Autism From The Outside: Experts To Avoidby Brenda Rothm, mamabegood.blogspot.com
November 12th 2012
Thinking back to Karla Fisher's experience at the autism lecture, I'm reminded that she dealt with an autism expert who used the worst kind of differences - stereotypical differences - to teach his audience about autism. After she objected, he used autism again to dismiss her. And this is the point of the series: there are autism experts who hurt rather than help.
The Dilemma Facing Us As Consumers
Parents of autistic children and autistic individuals have developed certain strengths in response to our children's or our own needs. The first is that we are viscerally aware of prejudicial attitudes about autism. We easily sense the discomfort, judgments, and biases from other people about autistic individuals. Parents have developed a fierce protectiveness of our children. We want the best for them and for them to be the best person they can be. Autistic persons want the same for themselves. At diagnosis, we are told we need the experts. And so we turn to experts.
But because they are medical professionals, we pause our prejudice sensors. These are autism professionals. We can trust them, right? They're the ones who are supposed to have our child's and our best interests at heart. Because we so fiercely want to do the right thing, we want to believe. We want to believe them because they are the autism experts.
Insights from the Interviews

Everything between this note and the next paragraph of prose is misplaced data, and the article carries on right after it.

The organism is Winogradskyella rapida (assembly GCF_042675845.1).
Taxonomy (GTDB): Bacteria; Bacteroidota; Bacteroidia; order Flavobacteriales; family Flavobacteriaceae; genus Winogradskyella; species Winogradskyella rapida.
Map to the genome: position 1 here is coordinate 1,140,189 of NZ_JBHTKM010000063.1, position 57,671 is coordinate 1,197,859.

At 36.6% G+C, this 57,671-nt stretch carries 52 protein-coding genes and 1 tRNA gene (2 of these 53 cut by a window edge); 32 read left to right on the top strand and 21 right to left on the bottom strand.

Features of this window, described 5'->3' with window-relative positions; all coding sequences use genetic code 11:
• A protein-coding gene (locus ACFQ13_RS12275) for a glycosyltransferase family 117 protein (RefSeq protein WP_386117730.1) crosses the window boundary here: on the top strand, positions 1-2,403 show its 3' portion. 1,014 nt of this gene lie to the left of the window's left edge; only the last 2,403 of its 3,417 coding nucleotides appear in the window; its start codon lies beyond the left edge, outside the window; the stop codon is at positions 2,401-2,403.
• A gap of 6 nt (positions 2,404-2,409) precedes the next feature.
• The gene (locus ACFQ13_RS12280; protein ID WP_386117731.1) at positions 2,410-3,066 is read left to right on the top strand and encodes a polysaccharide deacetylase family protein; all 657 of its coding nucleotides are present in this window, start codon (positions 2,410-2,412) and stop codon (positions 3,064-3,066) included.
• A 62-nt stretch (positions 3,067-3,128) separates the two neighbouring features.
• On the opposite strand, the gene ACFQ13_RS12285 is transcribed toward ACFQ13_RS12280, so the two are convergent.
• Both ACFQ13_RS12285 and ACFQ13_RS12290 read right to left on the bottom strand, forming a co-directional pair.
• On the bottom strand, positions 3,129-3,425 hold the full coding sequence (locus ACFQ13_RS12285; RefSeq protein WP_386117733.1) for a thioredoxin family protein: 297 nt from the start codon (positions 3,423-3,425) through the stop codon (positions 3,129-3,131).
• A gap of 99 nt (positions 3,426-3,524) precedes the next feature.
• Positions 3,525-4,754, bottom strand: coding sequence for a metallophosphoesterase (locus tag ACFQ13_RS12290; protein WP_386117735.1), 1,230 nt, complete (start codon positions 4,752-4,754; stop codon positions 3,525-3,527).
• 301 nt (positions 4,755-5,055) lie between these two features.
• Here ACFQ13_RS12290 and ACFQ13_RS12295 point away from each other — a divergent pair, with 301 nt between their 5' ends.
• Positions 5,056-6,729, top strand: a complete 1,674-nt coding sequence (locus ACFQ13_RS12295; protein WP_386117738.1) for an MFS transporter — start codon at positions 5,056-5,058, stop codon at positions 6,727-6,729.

What are the problems with believing the autism experts at all costs? As Landon Bryce pointed out, gay people were treated as medical diagnoses and sent to treatment, an often harsh treatment that damaged their psychological well-being. When Susun Wilkinson talked about Steinbeck believing he was helping Oklahomans by telling their story, she explained how he emphasized Okies' weaknesses at the expense of their strengths. She noted the same tendency for Americans who focus on the negative issues facing us currently, rather than our strengths. A critically important message for autism experts was delivered by Douglas A. Blackmon when he discussed writing about race. Experts should have a clear sense of what are facts and what aren't, what their possible biases are, and what they can and cannot speak to. Doug had this to say about the fact that he is an outsider: "The one thing I cannot deny is that I am a white man. Take me or leave me, there's no avoiding that fact." The one thing that many autism experts cannot deny is that they are neurotypical and, therefore, outside the autistic experience. But many neurotypical experts, used to their own certainty, are slow to recognize this fact. Many neurotypical experts make the mistake of pathologizing differences that aren't emotionally, cognitively, or functionally significant. Some neurotypical experts use therapies that are psychologically harmful. Some continue to stigmatize autistic persons as outside the normal, human experience. These experts are wrong, flat wrong. But is that because they are neurotypical? Doug Blackmon addressed this question when he emphasized the importance of content. It is better that someone revealed an important chapter of black history rather than leaving it undiscovered. And so it is with autism. It is better that someone discovers things or writes things that will help autistic people, rather than leaving those things undiscovered or unsaid. The neurology of the discoverers and writers is beside the point. Our neurology is beside the point because, as Doug noted, there are issues that have common bearing on us all, whether as Americans, as employees, as consumers, as patients, as humans, or as serious people. To paraphrase Doug, there are stories about how some people have been treated, or are treated, or will be treated by other people that affect us all. Somehow, we must be able to talk about these issues with candor and seriousness, no matter our neurology. So when is our neurology relevant? The same way it is with other differences like race, gender, disability, and sexual orientation: When it comes to unexamined bias and the harm it can do. The potential harm is particularly significant when those biases reside in autism experts. No matter how closely associated with autistic persons or families, experts cannot speak for autistic adults or children nor their parents. Autism experts should not characterize autism as suffering, as an overall negative experience, or in any way that pathologizes being autistic or being a family member of an autistic person. Avoid the experts who use tragedy to sell their services.